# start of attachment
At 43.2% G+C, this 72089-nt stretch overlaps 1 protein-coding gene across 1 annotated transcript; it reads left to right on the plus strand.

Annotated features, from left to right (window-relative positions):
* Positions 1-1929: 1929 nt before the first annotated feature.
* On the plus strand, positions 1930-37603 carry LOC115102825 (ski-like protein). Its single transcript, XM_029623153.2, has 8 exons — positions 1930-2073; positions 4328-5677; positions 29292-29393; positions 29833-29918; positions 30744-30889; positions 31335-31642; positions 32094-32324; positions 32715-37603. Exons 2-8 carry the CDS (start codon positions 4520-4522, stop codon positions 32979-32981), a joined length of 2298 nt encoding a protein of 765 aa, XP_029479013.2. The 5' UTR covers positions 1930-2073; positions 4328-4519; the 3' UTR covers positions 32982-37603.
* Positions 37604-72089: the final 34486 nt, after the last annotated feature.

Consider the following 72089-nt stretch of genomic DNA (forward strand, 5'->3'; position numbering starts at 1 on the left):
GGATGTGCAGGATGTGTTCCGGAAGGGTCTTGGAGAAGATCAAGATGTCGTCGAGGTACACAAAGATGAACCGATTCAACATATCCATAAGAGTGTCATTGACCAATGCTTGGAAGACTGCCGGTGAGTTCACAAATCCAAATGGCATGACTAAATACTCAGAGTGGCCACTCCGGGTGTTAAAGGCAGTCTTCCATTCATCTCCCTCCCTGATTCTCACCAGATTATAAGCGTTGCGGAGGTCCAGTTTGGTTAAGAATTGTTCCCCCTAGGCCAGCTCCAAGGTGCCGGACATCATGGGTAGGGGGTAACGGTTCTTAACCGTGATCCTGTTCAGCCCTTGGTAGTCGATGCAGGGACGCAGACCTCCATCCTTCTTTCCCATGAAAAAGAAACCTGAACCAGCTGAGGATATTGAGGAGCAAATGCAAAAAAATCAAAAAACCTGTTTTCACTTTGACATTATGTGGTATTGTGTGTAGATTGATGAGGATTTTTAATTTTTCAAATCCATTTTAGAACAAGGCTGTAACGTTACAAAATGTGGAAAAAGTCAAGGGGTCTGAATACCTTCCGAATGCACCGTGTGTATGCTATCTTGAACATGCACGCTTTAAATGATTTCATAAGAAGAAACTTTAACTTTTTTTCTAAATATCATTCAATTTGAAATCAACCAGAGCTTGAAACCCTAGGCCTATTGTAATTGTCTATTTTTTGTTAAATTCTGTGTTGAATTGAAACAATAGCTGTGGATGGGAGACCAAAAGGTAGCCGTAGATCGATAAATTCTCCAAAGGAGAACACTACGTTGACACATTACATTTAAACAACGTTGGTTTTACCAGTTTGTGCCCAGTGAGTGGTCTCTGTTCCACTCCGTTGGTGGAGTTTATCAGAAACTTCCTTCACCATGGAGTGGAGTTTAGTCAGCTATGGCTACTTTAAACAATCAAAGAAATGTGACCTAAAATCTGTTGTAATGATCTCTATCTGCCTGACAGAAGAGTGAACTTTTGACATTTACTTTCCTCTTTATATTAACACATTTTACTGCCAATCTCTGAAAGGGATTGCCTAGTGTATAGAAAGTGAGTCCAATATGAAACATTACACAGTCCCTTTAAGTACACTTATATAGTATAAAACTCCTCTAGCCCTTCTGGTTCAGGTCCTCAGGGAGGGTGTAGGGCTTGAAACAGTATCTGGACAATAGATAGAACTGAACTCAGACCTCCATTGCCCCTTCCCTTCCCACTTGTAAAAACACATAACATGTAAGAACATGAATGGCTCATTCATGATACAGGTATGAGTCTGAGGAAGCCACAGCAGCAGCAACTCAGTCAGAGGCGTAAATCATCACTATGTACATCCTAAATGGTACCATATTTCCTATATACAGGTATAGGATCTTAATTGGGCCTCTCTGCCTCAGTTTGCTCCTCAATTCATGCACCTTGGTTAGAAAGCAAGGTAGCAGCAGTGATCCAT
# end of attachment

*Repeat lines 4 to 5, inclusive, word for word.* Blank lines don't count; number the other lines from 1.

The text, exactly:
* On the plus strand, positions 1930-37603 carry LOC115102825 (ski-like protein). Its single transcript, XM_029623153.2, has 8 exons — positions 1930-2073; positions 4328-5677; positions 29292-29393; positions 29833-29918; positions 30744-30889; positions 31335-31642; positions 32094-32324; positions 32715-37603. Exons 2-8 carry the CDS (start codon positions 4520-4522, stop codon positions 32979-32981), a joined length of 2298 nt encoding a protein of 765 aa, XP_029479013.2. The 5' UTR covers positions 1930-2073; positions 4328-4519; the 3' UTR covers positions 32982-37603.
* Positions 37604-72089: the final 34486 nt, after the last annotated feature.